This KFF analysis finds that expanding Affordable Care Act (ACA) premium subsidies like Democratic presidential nominee Joe Biden has proposed would lower the cost of Marketplace coverage for nearly all potential enrollees, including the uninsured and others currently priced out of the Marketplace. Biden’s plan would, however, increase federal spending, which we do not attempt to estimate here.
- view as grid
- view as list
Facing a challenge now before the Supreme Court, the Affordable Care Act (ACA) included provisions to protect people with pre-existing conditions from discrimination in the individual employment market. This post explains what pre-existing conditions are and the different estimates for the number of people who have them.
In this Axios column, Drew Altman digs into 2019 data on employer-provided health coverage and explains why employer coverage is often unaffordable for lower wage workers.
KFF Health Tracking Poll – October 2019: Health Care In The Democratic Debates, Congress, And The Courts
This poll examines health care issues in the Democratic presidential primary , government negotiation of prescription drug prices, party trust on health care, Medicare-for-all, and the pending Texas v. US lawsuit affecting the Affordable Care Act and pre-existing condition protections.
Poll: Democrats Say They Are Hearing Enough From Presidential Candidates About Medicare-for-All and Expanding Coverage, But Want Them to Talk More about Health Costs and Women’s Health Care
Heading into tonight’s Democratic primary debate, most Democrats and Democratic-leaning independents say the candidates are spending the right amount or too much time talking about ways to provide coverage to more Americans and Medicare-for-all, two topics that have dominated health care discussions in the past three rounds of Democratic debates,…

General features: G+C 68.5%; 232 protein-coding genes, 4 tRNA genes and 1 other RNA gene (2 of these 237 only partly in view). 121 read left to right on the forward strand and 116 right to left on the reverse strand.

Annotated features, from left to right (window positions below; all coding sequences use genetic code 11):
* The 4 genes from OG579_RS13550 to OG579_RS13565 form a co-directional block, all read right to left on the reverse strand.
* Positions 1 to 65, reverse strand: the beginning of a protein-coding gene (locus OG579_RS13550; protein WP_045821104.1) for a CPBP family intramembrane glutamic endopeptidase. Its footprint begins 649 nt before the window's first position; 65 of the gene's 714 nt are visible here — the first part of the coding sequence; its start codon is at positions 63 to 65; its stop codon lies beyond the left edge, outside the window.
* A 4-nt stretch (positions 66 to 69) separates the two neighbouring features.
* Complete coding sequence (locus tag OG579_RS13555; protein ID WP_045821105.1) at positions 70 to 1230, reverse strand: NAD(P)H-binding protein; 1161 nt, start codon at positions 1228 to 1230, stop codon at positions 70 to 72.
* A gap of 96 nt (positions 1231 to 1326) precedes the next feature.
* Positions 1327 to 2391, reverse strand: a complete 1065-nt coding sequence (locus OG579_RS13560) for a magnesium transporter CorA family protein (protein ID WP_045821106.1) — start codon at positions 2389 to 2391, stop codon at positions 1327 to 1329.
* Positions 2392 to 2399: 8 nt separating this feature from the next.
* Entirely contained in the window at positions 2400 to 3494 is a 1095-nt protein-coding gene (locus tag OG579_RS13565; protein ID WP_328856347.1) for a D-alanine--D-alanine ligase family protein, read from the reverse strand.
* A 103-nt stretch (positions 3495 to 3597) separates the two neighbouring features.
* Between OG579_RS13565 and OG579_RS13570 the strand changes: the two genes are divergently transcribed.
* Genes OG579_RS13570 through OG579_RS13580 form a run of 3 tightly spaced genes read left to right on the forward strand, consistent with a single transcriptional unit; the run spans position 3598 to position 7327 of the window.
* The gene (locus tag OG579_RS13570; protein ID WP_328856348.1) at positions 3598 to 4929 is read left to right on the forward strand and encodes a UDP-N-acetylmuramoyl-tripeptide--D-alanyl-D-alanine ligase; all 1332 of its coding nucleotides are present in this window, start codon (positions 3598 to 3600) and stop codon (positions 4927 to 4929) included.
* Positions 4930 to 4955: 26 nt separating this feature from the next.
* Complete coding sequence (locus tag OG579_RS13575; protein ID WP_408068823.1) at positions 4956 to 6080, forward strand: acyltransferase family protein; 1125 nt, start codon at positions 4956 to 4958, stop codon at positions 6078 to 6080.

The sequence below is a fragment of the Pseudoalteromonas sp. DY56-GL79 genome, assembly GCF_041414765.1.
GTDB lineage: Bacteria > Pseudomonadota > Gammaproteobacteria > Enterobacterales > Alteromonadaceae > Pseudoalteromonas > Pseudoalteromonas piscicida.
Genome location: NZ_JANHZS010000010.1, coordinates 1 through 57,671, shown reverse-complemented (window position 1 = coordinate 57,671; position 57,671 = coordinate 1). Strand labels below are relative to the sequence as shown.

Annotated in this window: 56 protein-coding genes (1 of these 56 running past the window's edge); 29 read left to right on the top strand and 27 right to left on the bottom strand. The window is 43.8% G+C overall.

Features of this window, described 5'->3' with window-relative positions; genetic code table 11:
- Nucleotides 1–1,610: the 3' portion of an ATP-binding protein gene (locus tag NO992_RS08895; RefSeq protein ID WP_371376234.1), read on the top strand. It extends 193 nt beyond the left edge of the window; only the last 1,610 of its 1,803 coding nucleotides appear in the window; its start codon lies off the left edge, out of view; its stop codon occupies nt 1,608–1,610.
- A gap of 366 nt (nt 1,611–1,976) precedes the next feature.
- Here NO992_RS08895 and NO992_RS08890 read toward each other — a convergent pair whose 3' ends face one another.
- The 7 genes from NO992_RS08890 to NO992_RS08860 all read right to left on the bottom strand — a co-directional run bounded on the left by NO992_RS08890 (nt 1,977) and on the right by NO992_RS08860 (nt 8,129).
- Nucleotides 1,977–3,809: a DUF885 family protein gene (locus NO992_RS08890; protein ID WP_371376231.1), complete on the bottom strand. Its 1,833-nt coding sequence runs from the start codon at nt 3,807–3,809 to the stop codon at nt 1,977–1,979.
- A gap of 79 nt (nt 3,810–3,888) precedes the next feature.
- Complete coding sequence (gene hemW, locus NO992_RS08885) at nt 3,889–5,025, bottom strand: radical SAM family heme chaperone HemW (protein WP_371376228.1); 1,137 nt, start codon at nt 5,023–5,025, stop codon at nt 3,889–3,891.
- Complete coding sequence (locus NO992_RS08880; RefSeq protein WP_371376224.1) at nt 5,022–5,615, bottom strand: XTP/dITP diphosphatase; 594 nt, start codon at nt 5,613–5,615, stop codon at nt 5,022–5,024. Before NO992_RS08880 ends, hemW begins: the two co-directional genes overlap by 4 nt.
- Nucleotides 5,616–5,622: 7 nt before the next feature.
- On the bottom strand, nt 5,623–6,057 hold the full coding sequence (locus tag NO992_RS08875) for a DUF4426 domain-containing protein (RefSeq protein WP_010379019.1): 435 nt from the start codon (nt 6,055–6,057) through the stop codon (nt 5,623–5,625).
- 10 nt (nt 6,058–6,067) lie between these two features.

This data note examines how job loss and income changes could affect people’s access to health coverage whether through work or through the ACA’s marketplaces and Medicaid.
This poll examines the public’s stance on the coronavirus outbreak and the social distancing and shelter-in-place restrictions as well as the public’s willingness to download apps to their phones to help public health officials with contact tracing,.
Poll: Just Over Half of the Nation’s Workforce Have Lost a Job or Income Due to Coronavirus, though Most of Them Believe They Will Get Their Job and Income Back Within Six Months
With many businesses shut down and job losses mounting nationwide, just over half of the nation’s workers (55%) now say they have lost a job or had their incomes reduced as a result of the health and economic crises sparked by the novel coronavirus pandemic, the latest KFF Health Tracking…
Drew Altman’s latest Axios column dives into an issue raised in a Joe Biden and Bernie Sanders exchange. In a Medicare-for-all system employers could reap large savings from not having to provide workers health care coverage, but do workers trust that those savings will be passed to them in higher wages?
In an expansive look at the 2018 midterm elections, this month’s KFF Health Tracking Poll includes an in-depth examination of the role health care may be playing in midterm elections nationally, as well as in Florida and Nevada, two bellwether states in which candidates from both parties are talking about health care issues. Health care remains a top priority for Democrats and independents, but ranks lower for Republicans, behind immigration and the economy and jobs. However, when it comes to specific health care issues, lowering health care costs and maintaining protections for pre-existing conditions have bipartisan support. In addition to exploring the role of health care issues in the election, the KFF Health Tracking Poll also finds large shares of voters say candidate characteristics, President Trump, and party control over Congress will be major factors in their voting decisions.